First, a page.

The first quilt I ever made was a hexagon quilt over papers 32 years ago.  The hexagons were quite large and I didn't have a clue what I was doing.  The quilt went together quite nicely and I tied it all over to keep the layers together.  Around the early eighties it was quite difficult to find a variety of nice cotton fabrics and so a lot of scraps were used along with anything else I could find.   I was quite disappointed with the finished quilt and I realised later it was because  there was not much contrast in the fabrics and I didn't know a thing then about design.

Over the years the quilt has mellowed and I have grown quite fond of it even though it is falling to pieces in places.  It has certainly been used and loved to death! The edge repair was made 30 years ago when it was left to close to Eric the hamsters cage and he took a large nibble!

As you can see I didn't have a clue about putting a quilt together.

In the last few years there has been a lot of interest in English patchwork techniques and some gorgeous examples have been made especially coming from Japan.  I have noticed  a larger amount of hexagon quilts at the Festival of Quilts and my friends have been making some lovely ones also.  The beautiful quilt below was made by my friend Jenny Manning.

With advice from Jenny I downloaded some ready made sheets of templates from the Internet to save me having to copy them all out.  I found this great website that had all different sizes so I downloaded one and made some photocopies, which I have just cut out as I needed them.

Another bit of advice that Jenny gave me was to just cut out squares of fabric.  this made things much quicker as the fabric could be cut with a rotary cutter.  The extra fabric on the back  could be removed at a later date or just left in.  By just just tacking the fabric on the back of each hexagon and not stitching through there is no need to remove any stitching later.

I went on a trip and took with me some of my Japanese taupe fabrics, and started to make some of these hexagon flowers not knowing where this was going to lead.

Thursday 4 December 2014

Christmas Decoration - part one - Tutorial

The Textart07 group challenge this year for our Christmas party exchange is a Christmas tree decoration.  This is my creation and how I made it.

 Note - You need to know how to free machine stitch to make this project.
You need to be able to drop the feed dogs of your sewing machine so that it can move inependently and have a free machine or darning foot.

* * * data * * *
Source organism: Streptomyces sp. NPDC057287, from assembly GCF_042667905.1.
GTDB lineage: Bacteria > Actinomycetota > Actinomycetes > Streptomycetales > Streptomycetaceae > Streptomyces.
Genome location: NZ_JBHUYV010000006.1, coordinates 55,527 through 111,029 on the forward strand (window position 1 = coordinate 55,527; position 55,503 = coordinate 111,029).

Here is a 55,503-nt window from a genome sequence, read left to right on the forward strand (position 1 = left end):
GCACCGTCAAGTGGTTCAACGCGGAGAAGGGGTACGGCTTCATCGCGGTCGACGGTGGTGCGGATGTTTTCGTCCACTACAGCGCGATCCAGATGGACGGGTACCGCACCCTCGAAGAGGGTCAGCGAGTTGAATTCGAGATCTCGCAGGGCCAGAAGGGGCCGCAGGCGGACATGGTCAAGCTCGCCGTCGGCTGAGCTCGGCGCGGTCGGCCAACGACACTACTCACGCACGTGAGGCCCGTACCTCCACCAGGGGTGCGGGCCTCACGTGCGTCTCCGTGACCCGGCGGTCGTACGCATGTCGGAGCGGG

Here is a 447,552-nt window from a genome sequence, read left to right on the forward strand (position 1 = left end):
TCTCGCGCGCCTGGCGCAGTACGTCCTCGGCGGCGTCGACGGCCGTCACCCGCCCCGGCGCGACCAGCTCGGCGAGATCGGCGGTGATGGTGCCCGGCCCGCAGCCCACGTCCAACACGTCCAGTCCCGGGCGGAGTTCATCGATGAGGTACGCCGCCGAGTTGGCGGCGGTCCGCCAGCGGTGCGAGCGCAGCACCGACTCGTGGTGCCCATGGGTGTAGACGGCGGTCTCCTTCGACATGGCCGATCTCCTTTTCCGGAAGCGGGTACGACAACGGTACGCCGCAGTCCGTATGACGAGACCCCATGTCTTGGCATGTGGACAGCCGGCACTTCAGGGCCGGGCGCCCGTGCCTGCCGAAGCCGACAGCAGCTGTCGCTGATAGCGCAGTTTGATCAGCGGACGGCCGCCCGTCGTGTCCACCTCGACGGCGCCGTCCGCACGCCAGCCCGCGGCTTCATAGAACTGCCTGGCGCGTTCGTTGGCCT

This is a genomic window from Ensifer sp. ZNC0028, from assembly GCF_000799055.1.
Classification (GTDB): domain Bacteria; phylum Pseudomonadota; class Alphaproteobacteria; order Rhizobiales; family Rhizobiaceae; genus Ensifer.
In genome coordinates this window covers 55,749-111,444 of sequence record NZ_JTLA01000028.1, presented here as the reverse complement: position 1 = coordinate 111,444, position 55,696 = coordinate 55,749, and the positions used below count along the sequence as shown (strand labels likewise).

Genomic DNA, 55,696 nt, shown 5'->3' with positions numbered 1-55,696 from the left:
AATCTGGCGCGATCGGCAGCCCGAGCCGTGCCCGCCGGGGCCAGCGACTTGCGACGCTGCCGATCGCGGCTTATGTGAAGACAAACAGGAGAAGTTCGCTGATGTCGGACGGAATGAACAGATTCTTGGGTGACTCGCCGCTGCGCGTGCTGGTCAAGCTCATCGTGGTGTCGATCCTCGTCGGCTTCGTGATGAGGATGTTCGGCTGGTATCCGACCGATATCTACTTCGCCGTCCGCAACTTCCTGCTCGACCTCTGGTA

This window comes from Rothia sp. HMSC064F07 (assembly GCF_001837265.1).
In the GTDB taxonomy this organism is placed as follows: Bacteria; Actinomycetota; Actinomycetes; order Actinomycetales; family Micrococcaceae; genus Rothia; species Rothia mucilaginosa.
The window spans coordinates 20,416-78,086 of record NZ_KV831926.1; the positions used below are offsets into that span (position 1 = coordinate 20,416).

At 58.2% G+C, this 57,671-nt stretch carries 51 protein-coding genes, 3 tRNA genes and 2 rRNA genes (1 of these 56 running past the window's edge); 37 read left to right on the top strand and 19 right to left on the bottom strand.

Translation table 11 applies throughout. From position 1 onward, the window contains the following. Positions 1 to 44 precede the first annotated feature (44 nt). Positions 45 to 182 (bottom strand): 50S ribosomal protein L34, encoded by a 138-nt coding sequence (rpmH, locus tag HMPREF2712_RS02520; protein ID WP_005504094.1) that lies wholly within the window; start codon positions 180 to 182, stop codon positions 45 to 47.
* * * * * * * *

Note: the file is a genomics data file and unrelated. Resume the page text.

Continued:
pelmet vilene measuring 12 inches by 4 inches
2 pieces of bondaweb each measuring 12 inches by 4 inches
2 pieces of gold or silver fabric each measuring 12 inches by 4 inches
freezer paper or ordinary paper measuring 12 inches by 4 inches
gold or/and silver beads and sequins
I large bead or crystal to hang in the centre
gold or silver thin braid or cord for hanging
water soluble material ( I used Julliette)
 machine silver or gold thread
sewing kit
iron and ironing board
silicon paper or baking parchment to protect the decoration and your ironing board and iron
sewing machine

1/   Using the silicon or parchment paper to protect your ironing board, place one piece of the bondaweb paper to one side of the pelmet vilene with the paper side upwards.  Lay over some more parchment paper to protect your iron and without using steam, iron it on. When the vilene is cool, peel off the paper and lay the silver or gold fabric on top of it, right side upwards.  Again covering it with parchment paper iron the fabric to the vilene.  Repeat this process on the other side of the vilene so that it has been covered both sides with fabric.

2/   Out of the freezer or normal paper draw and cut out three rings with the inner hole being 1 3/8  inches in diameter and the outer ring measuring  3 6/8  inches in diameter.  If you are using freezer paper lightly iron them into one side of the vilene otherwise you can pin the rings in place.

Cut each ring out.

3/   Fold the water soluble material over trapping the the rings inside.  Pin the water soluble to hold it in place and then you can cut the rings apart for easier sewing.

4/   Thread up your sewing machine and prepare it for free machine stitching by dropping the feed dogs, changing the foot to a darning one and altering the tensions.  If you have never done this before you will need a short lesson on machine embroidery.

Starting in the centre, I sewed on and off of the edge of the ring making little tails out onto the water soluble material, and moving around the ring.  After I had finished the centre I sewed a wiggly line across the ring to the outer edge and repeated the process again. After that I sewed a running stitch on the water soluble material linking all of the tails to give them a little more support.

To finish the rings I stitched around them from the inner to the outside edges in wavy over lapping lines until the whole piece was sown together and decorated.

 5/   Carefully cut away any excess water soluble material.

6/   Soak in some warm water, agitating it every so often to help dislodge the water soluble film.  Run under a warm tap to make sure all the film has gone.

7/   Leave somewhere flat to dry.

 -Continued in Christmas Decoration -  part two - tutorial.

Christmas Decoration 2014 - part two - Tutorial

-Contination of the Christmas Decoration 2014.
8/  Sew as many beads and sequins as you like on one side of each ring.  You may wish to decorate both sides and that is fine but it just takes longer.

9/ Fold the rings in half to make a crease line at the top and bottom of each ring.  Lay all of the rings on top of each one, lining up the creases and with some double thread or on the sewing meachine sew them together, through all layers on the crease line .Cut off a length of gold or silver cord and loop it around the decoration refering to the photograph.  On the outer edge tie a knot with the cord to keep it in place.

10/   With some double thread sew a bead between each part of the decoration at the bottom moving around in a circle and sewing around again through all of the beads to provide extra strength to the decoration.  Repeat this at the  top of the decoration.  This helps to keep the decoration in shape.

11/   Sew a large bead or crystal in the hole of the decoration centre to add a little more interest.

You may need to press the decoration under a book overnight to help create its 3 D shape.

The same method could be used for other shapes.